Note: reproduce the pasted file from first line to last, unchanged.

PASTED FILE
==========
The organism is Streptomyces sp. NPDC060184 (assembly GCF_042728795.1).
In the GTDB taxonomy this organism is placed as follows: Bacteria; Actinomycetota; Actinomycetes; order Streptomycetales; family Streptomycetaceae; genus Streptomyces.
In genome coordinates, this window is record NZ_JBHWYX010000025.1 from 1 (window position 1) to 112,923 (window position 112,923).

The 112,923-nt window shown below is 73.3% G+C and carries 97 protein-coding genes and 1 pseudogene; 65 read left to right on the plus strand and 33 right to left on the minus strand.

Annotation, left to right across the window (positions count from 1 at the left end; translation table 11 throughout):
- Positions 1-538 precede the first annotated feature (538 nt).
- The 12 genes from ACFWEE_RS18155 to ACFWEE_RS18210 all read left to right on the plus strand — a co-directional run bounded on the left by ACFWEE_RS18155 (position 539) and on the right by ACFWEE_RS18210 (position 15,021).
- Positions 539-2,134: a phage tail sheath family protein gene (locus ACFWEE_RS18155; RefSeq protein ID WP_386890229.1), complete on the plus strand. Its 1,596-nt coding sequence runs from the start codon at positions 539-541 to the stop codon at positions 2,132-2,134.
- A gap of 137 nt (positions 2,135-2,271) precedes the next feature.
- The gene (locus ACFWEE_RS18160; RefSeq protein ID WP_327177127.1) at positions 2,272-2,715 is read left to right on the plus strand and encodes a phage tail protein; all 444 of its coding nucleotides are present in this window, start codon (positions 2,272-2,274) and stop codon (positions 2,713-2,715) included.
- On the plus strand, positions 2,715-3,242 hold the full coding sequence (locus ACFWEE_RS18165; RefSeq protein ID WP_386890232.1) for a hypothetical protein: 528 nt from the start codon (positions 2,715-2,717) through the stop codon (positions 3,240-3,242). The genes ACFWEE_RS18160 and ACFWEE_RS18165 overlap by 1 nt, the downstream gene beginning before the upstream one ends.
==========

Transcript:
The organism is Streptomyces sp. NPDC060184 (assembly GCF_042728795.1).
In the GTDB taxonomy this organism is placed as follows: Bacteria; Actinomycetota; Actinomycetes; order Streptomycetales; family Streptomycetaceae; genus Streptomyces.
In genome coordinates, this window is record NZ_JBHWYX010000025.1 from 1 (window position 1) to 112,923 (window position 112,923).

The 112,923-nt window shown below is 73.3% G+C and carries 97 protein-coding genes and 1 pseudogene; 65 read left to right on the plus strand and 33 right to left on the minus strand.

Annotation, left to right across the window (positions count from 1 at the left end; translation table 11 throughout):
- Positions 1-538 precede the first annotated feature (538 nt).
- The 12 genes from ACFWEE_RS18155 to ACFWEE_RS18210 all read left to right on the plus strand — a co-directional run bounded on the left by ACFWEE_RS18155 (position 539) and on the right by ACFWEE_RS18210 (position 15,021).
- Positions 539-2,134: a phage tail sheath family protein gene (locus ACFWEE_RS18155; RefSeq protein ID WP_386890229.1), complete on the plus strand. Its 1,596-nt coding sequence runs from the start codon at positions 539-541 to the stop codon at positions 2,132-2,134.
- A gap of 137 nt (positions 2,135-2,271) precedes the next feature.
- The gene (locus ACFWEE_RS18160; RefSeq protein ID WP_327177127.1) at positions 2,272-2,715 is read left to right on the plus strand and encodes a phage tail protein; all 444 of its coding nucleotides are present in this window, start codon (positions 2,272-2,274) and stop codon (positions 2,713-2,715) included.
- On the plus strand, positions 2,715-3,242 hold the full coding sequence (locus ACFWEE_RS18165; RefSeq protein ID WP_386890232.1) for a hypothetical protein: 528 nt from the start codon (positions 2,715-2,717) through the stop codon (positions 3,240-3,242). The genes ACFWEE_RS18160 and ACFWEE_RS18165 overlap by 1 nt, the downstream gene beginning before the upstream one ends.